Background: The authors hypothesized that low tidal volume (V T ) would minimize ventilator-induced lung injury regardless of the degree of mechanical power. The authors investigated the impact of power, obtained by different combinations of V T and respiratory rate (RR), on ventilator-induced lung injury in experimental mild acute respiratory distress syndrome (ARDS). Methods: Forty Wistar rats received Escherichia coli lipopolysaccharide intratracheally. After 24 h, 32 rats were randomly assigned to be mechanically ventilated (2 h) with a combination of different V T (6 ml/kg and 11 ml/kg) and RR that resulted in low and high power. Power was calculated as energy (ΔP, L2 /E, L ) × RR (ΔP, L = transpulmonary driving pressure; E, L = lung elastance), and was threefold higher in high than in low power groups. Eight rats were not mechanically ventilated and used for molecular biology analysis. Results: Diffuse alveolar damage score, which represents the severity of edema, atelectasis, and overdistension, was increased in high V T compared to low V T , in both low (low V T : 11 [9 to 14], high V T : 18 [15 to 20]) and high (low V T : 19 [16 to 25], high V T : 29 [27 to 30]) power groups. At high V T , interleukin-6 and amphiregulin expressions were higher in high-power than in low-power groups. At high power, amphiregulin and club cell protein 16 expressions were higher in high V T than in low V T . Mechanical energy and power correlated well with diffuse alveolar damage score and interleukin-6, amphiregulin, and club cell protein 16 expression. Conclusions: In experimental mild ARDS, even at low V T , high mechanical power promoted ventilator-induced lung injury. To minimize ventilator-induced lung injury, low V T should be combined with low power.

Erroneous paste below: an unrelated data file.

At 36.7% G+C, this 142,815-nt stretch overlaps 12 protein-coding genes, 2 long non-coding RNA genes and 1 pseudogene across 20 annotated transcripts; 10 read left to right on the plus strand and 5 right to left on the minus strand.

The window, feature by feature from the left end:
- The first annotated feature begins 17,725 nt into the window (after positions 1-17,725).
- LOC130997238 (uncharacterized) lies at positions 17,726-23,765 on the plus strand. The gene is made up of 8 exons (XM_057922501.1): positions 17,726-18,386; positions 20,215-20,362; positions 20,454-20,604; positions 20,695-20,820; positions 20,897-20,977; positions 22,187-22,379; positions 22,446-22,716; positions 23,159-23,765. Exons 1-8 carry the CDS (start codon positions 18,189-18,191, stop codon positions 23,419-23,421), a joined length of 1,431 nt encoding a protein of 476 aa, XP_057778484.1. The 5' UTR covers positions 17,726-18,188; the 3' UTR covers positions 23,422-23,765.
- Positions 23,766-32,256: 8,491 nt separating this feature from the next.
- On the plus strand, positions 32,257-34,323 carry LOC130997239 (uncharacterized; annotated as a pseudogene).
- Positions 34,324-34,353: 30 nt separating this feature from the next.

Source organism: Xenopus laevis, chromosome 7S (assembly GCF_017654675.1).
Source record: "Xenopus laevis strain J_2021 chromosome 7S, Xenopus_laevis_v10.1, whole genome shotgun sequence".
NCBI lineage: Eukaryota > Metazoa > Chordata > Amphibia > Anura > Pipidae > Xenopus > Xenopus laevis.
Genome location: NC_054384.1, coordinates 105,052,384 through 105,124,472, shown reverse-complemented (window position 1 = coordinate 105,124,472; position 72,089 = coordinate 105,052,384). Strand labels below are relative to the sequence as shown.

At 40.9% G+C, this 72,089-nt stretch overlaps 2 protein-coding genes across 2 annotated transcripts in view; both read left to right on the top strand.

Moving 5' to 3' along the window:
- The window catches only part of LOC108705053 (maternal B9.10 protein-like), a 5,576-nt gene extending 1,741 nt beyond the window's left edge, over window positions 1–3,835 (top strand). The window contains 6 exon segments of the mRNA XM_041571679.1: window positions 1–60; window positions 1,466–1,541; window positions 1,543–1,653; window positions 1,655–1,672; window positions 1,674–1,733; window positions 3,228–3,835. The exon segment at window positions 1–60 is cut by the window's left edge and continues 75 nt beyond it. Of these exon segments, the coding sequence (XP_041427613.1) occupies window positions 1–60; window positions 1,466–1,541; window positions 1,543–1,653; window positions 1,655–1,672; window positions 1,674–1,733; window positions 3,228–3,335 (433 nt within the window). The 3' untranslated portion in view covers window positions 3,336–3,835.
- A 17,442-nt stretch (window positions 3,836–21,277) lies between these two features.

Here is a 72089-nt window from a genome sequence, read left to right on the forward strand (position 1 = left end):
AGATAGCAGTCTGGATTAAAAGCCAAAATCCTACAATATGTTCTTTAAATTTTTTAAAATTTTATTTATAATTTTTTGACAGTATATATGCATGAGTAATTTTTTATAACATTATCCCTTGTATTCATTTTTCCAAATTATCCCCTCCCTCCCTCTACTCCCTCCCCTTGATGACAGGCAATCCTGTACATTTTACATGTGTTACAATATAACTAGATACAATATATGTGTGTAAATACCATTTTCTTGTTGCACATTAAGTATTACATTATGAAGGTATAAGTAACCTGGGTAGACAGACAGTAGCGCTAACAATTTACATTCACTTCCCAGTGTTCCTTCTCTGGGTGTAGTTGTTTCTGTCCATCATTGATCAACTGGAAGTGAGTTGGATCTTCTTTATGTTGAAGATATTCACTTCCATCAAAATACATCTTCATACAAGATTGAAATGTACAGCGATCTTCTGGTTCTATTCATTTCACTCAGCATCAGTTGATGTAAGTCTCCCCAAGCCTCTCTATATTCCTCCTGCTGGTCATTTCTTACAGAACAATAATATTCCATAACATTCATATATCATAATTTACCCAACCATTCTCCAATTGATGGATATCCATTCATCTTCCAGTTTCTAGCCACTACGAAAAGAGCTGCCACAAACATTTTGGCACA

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|Titolo:||Biologic Impact of Mechanical Power at High and Low Tidal Volumes in Experimental Mild Acute Respiratory Distress Syndrome|
|Data di pubblicazione:||2018|
|Appare nelle tipologie:||01.01 - Articolo su rivista|